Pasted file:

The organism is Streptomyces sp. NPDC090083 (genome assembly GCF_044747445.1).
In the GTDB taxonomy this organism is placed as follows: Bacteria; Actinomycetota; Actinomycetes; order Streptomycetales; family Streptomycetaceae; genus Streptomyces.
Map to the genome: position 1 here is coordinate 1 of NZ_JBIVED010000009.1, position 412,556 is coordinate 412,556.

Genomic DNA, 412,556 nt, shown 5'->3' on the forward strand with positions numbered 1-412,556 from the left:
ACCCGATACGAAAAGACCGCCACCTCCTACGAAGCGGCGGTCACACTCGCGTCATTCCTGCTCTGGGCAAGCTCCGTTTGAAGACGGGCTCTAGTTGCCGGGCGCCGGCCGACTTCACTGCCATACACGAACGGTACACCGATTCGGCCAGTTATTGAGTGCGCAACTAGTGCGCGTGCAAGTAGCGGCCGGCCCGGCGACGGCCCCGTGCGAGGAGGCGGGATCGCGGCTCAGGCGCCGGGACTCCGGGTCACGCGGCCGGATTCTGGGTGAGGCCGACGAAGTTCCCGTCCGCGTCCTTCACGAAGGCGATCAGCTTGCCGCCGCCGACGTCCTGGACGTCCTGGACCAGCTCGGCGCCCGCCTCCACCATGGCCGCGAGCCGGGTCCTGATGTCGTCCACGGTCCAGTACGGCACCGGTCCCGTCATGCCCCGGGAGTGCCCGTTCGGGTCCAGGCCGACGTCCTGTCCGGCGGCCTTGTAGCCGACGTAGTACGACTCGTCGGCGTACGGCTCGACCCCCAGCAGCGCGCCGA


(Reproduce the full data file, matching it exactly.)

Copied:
The organism is Streptomyces sp. NPDC090083 (genome assembly GCF_044747445.1).
In the GTDB taxonomy this organism is placed as follows: Bacteria; Actinomycetota; Actinomycetes; order Streptomycetales; family Streptomycetaceae; genus Streptomyces.
Map to the genome: position 1 here is coordinate 1 of NZ_JBIVED010000009.1, position 412,556 is coordinate 412,556.

Genomic DNA, 412,556 nt, shown 5'->3' on the forward strand with positions numbered 1-412,556 from the left:
ACCCGATACGAAAAGACCGCCACCTCCTACGAAGCGGCGGTCACACTCGCGTCATTCCTGCTCTGGGCAAGCTCCGTTTGAAGACGGGCTCTAGTTGCCGGGCGCCGGCCGACTTCACTGCCATACACGAACGGTACACCGATTCGGCCAGTTATTGAGTGCGCAACTAGTGCGCGTGCAAGTAGCGGCCGGCCCGGCGACGGCCCCGTGCGAGGAGGCGGGATCGCGGCTCAGGCGCCGGGACTCCGGGTCACGCGGCCGGATTCTGGGTGAGGCCGACGAAGTTCCCGTCCGCGTCCTTCACGAAGGCGATCAGCTTGCCGCCGCCGACGTCCTGGACGTCCTGGACCAGCTCGGCGCCCGCCTCCACCATGGCCGCGAGCCGGGTCCTGATGTCGTCCACGGTCCAGTACGGCACCGGTCCCGTCATGCCCCGGGAGTGCCCGTTCGGGTCCAGGCCGACGTCCTGTCCGGCGGCCTTGTAGCCGACGTAGTACGACTCGTCGGCGTACGGCTCGACCCCCAGCAGCGCGCCGA